‘The Cleaner’ Review: Where Greg Davis is a crime scene cleaner, involving personal drama at every stop

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The Cleaner Review

A crime scene record surrounds a house. A man walked just below the street, past the police patrolling there. The police warned him inside that the scene was terrible, and it was. Blood is everywhere. Then he left his spray bottle to get to work.

Paul “Wiki” Wickstead (Greg Davis) is not really a cop.

He works for the company that cleans up the crime scenes. He knows how to bleed off the white carpet. So he knows what he’s doing. She was also concerned that blood was everywhere in the kitchen where a woman had stabbed her husband 38 times. “Five will do it,” he cried.

Vicky wants to go to the pub because it’s curry night, and she wants to be there when the naan comes straight out of the oven. But when he started cleaning, a neighbour came with a cake, which he took from his hands in self-defence. But he learns more about the newly abused widow. He didn’t bake cakes, so the neighbours never believed him.

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Then someone else came to the door; Sheila (Helena Bonham Carter), the widow herself. She takes off her coat to reveal a bloodied blouse and keeps Vicki at bay; now, he will never go to the pub. She lets him stay in the bathroom while letting the partner go and generally tells him why did she snap and killed her husband in anger instead of leaving him. Part of that involves modelling scale models, dozens of them. He even built a model of their dream vacation spot. But Vicky still doesn’t know why he should kill her instead of leaving.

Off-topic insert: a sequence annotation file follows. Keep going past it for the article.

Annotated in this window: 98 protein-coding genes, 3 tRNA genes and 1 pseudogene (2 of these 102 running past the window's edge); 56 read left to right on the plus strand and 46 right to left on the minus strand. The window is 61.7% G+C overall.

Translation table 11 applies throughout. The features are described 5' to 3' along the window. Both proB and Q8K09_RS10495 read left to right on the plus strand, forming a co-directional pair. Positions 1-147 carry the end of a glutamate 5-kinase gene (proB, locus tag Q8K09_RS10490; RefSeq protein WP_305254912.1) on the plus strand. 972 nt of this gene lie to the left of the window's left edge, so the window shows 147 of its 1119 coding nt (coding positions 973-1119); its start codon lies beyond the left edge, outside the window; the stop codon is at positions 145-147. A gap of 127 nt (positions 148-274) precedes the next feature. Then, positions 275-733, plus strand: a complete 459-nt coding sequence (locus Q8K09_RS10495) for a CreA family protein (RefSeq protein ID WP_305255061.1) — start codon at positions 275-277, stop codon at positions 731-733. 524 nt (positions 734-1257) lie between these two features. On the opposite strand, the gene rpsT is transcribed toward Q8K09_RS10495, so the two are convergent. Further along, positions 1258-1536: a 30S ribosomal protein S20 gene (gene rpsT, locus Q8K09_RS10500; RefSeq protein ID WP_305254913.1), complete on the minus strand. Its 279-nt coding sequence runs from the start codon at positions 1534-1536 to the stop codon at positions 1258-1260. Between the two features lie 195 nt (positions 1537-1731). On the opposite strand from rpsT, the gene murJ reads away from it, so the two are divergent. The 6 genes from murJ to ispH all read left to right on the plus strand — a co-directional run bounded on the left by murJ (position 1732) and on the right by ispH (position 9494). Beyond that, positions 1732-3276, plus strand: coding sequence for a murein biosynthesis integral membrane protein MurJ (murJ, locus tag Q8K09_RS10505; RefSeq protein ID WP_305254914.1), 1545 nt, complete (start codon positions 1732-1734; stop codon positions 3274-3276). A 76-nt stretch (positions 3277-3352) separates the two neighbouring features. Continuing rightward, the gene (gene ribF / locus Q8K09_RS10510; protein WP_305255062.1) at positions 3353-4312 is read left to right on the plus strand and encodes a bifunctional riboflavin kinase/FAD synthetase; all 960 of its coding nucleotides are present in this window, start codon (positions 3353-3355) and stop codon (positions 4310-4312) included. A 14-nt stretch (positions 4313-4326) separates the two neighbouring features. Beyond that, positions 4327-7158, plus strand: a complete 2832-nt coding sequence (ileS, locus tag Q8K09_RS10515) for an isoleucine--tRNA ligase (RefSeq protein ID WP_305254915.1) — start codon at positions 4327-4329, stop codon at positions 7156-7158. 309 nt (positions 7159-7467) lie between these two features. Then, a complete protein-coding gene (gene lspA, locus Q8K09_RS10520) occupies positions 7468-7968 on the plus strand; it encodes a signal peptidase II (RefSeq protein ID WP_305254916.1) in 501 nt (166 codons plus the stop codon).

Davis, as the American public may know:

As a Taskmaster co-host, he created and wrote The Cleaner; Each episode is essentially a two-person game, with a few others in and out of the main stage to add a bit of depth. But Davis’ skills give Wiki some unique character traits that help his character become a 6’8-inch man in a neat suit and create fairly complete human nature in various clean-up scenes.

The very first episode tells the whole story in 28 minutes, especially when Carter shows up. Davis’ writing, along with Carter’s performance, conveyed all the feelings that crossed Sheila’s mind, making her go from crazy to cute and back to crazy. But his story goes beyond that as he tries to convince Vicki that she has to rock her life the way she wants and that they both have to escape their dreams before she gives up.

To see another of Vicki’s situations, we watched episode two, where David Mitchell played Terence Redford, a writer whose grandmother died in a wood stove accident. But somehow, he was more worried about his new deadline and fading away than his sadness. And even though this story is a little different from the first, Davis still manages to complete a well-rehearsed arc in 28 minutes, which is a lot of fun material.

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The Cleaner is, in a sense, an anthology:

Even though Wiki appears in every episode, he gets angry whenever someone calls him a “cleaner”. “I’m a crime scene cleaner,” he always replies, explaining how he cleans what others think is impossible. While we don’t see him often doing this work, we know he’s proud of it, and a lot of it makes Wicky more than just a day job, and we see him playing the different characters he meets. It’s fun to watch.

The Cleaner works as a comedy and a lighthearted drama as Davis finds clever ways to make each episode completely different.

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